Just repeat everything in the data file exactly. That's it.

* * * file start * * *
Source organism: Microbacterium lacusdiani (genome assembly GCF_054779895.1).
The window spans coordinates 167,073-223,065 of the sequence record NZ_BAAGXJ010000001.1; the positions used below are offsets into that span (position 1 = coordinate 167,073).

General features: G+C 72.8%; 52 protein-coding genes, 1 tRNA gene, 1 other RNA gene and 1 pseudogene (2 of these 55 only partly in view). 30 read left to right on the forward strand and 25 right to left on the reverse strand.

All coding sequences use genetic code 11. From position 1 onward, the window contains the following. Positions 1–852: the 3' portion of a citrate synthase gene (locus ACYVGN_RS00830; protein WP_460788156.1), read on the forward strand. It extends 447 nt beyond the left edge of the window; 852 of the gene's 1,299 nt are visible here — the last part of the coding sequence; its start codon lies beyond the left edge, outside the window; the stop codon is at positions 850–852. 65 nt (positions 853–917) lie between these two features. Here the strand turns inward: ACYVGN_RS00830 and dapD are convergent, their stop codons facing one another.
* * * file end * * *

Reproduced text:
Source organism: Microbacterium lacusdiani (genome assembly GCF_054779895.1).
The window spans coordinates 167,073-223,065 of the sequence record NZ_BAAGXJ010000001.1; the positions used below are offsets into that span (position 1 = coordinate 167,073).

General features: G+C 72.8%; 52 protein-coding genes, 1 tRNA gene, 1 other RNA gene and 1 pseudogene (2 of these 55 only partly in view). 30 read left to right on the forward strand and 25 right to left on the reverse strand.

All coding sequences use genetic code 11. From position 1 onward, the window contains the following. Positions 1–852: the 3' portion of a citrate synthase gene (locus ACYVGN_RS00830; protein WP_460788156.1), read on the forward strand. It extends 447 nt beyond the left edge of the window; 852 of the gene's 1,299 nt are visible here — the last part of the coding sequence; its start codon lies beyond the left edge, outside the window; the stop codon is at positions 850–852. 65 nt (positions 853–917) lie between these two features. Here the strand turns inward: ACYVGN_RS00830 and dapD are convergent, their stop codons facing one another.